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'Lack of solid evidence' on childhood asthma guidance

By Mark Pownall

Established GP guidance on when to use long-acting beta agonists (LABAs) in childhood asthma has been called into doubt by a new Cochrane review and is based on ‘a lack of solid evidence' say specialists.

For more than 10 years British Thoracic Society (BTS) guidelines have recommended adding an LABA at step 3 - if control is inadequate on low doses of inhaled corticosteroids.

But the guidelines are out of step with recommendations from other countries and the Cochrane review - of 25 trials carried out in 5572 children - says there is ‘insufficient evidence' to support LABAs at the BTS stage 3.

It found that adding LABAs had no significant effect on reducing the risk of exacerbations requiring oral steroids compared to inhaled steroids alone.

The Cochrane reviewers say the BTS guidelines ‘differ markedly' from those in other countries, some of which recommend adding a LABA only once children have tried high doses of inhaled steroids - 800 mcg of beclamethasone or equivalent.

The review also expresses concern about non-significant trends for those taking combined treatment that suggest more exacerbations needing oral steroids, admissions to hospital and serious adverse health events.

The review notes that adding a LABA to inhaled steroids improves lung function, but has no apparent effect on symptoms or the use of ‘rescue' short acting beta agonists.

GP Dr David Price, professor of primary care respiratory medicine at the University of Aberdeen said: ‘We need to be cautious here - there are a small number of studies and whilst there is little evidence of clinical benefit of LABAs in children there is little evidence of harm.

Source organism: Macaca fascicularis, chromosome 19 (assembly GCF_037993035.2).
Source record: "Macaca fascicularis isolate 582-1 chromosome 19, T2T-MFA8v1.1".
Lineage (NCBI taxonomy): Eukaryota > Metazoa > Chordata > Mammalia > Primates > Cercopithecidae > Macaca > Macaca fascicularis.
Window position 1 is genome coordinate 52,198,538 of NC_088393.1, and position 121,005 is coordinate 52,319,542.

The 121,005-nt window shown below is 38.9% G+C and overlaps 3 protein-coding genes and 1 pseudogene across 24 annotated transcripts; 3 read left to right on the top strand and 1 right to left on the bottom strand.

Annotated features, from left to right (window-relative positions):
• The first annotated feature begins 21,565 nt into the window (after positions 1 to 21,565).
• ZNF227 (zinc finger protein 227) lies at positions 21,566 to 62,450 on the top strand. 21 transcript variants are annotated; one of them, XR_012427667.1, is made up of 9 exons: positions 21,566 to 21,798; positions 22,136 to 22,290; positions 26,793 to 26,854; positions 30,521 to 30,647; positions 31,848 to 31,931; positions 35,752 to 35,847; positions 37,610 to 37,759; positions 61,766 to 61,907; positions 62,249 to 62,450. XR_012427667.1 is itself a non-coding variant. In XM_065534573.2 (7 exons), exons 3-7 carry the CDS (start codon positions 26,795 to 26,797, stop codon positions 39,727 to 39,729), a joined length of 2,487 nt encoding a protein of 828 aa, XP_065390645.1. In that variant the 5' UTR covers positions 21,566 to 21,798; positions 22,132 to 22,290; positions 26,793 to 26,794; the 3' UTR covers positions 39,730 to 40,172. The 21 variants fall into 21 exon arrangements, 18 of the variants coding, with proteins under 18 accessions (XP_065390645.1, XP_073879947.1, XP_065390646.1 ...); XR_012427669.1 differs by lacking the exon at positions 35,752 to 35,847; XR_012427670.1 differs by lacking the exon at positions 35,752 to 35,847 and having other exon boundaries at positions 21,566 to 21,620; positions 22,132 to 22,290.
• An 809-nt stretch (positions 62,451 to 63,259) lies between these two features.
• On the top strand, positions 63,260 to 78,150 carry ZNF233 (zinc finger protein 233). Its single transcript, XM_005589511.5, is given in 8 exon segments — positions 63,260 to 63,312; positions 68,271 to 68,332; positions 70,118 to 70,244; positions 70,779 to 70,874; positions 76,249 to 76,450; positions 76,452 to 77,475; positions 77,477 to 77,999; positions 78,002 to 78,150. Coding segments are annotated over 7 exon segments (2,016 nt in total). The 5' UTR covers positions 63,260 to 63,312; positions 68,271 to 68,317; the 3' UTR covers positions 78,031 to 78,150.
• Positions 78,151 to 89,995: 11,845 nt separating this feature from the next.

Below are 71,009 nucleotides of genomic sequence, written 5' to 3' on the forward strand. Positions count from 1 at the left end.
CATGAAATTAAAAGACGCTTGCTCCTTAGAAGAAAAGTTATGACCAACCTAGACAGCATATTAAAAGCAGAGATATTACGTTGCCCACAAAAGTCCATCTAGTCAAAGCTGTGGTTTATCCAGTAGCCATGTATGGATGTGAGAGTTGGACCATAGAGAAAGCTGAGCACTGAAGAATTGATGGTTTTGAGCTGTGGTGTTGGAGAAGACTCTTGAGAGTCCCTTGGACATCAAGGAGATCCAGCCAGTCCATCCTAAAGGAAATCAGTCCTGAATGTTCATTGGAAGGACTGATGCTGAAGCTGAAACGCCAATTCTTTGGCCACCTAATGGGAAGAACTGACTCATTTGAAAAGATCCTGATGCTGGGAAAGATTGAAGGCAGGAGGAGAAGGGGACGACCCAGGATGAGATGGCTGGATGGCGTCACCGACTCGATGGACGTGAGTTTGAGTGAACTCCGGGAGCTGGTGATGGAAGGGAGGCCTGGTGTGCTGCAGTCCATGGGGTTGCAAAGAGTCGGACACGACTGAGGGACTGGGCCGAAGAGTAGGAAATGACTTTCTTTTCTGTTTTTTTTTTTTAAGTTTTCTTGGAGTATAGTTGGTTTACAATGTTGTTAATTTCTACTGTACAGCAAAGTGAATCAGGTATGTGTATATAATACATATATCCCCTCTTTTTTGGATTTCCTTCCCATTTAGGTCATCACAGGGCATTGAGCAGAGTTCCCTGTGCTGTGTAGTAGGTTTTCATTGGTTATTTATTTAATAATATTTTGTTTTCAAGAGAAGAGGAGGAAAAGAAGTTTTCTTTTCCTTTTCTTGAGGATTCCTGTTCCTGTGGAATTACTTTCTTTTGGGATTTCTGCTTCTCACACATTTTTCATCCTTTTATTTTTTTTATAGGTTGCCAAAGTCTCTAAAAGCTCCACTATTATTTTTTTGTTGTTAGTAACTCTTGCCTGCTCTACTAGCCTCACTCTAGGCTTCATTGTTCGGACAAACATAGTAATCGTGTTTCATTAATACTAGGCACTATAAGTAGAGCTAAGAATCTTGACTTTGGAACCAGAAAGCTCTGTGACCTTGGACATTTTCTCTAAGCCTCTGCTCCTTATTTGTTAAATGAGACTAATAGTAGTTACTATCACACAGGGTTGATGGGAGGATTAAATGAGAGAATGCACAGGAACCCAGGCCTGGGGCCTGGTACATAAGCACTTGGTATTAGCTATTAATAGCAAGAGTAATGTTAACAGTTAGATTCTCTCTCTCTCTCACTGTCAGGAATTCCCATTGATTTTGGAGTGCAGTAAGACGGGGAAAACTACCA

‘We are currently conducting a large government funded study of adding LABAs to ICS which should help answer this question.'

Plymouth GP Dr Rupert Jones, who has a special interest in respiratory disease, said: ‘This is a bit of a surprise as the guidelines clearly state we should add a LABA before increasing the ICS dose but it may be that the received wisdom in adults does not apply in children.'

‘But, on balance, I don't think it is enough to change current prescribing practice.'

Cochrane author Dr Muireann Ni Chroinin, a consultant paediatrician at Cork University Hospital said: ‘It's probably premature to change step 3, but we need to be cautious about the evidence we are basing our treatment on. Doubling the dose of inhaled steroid, is definitely an option to consider.'

A Cochrane review has called into doubt established guidance on using long-acting beta-agonists in childhood asthma A Cochrane review has called into doubt established guidance on using long-acting beta-agonists in childhood asthma

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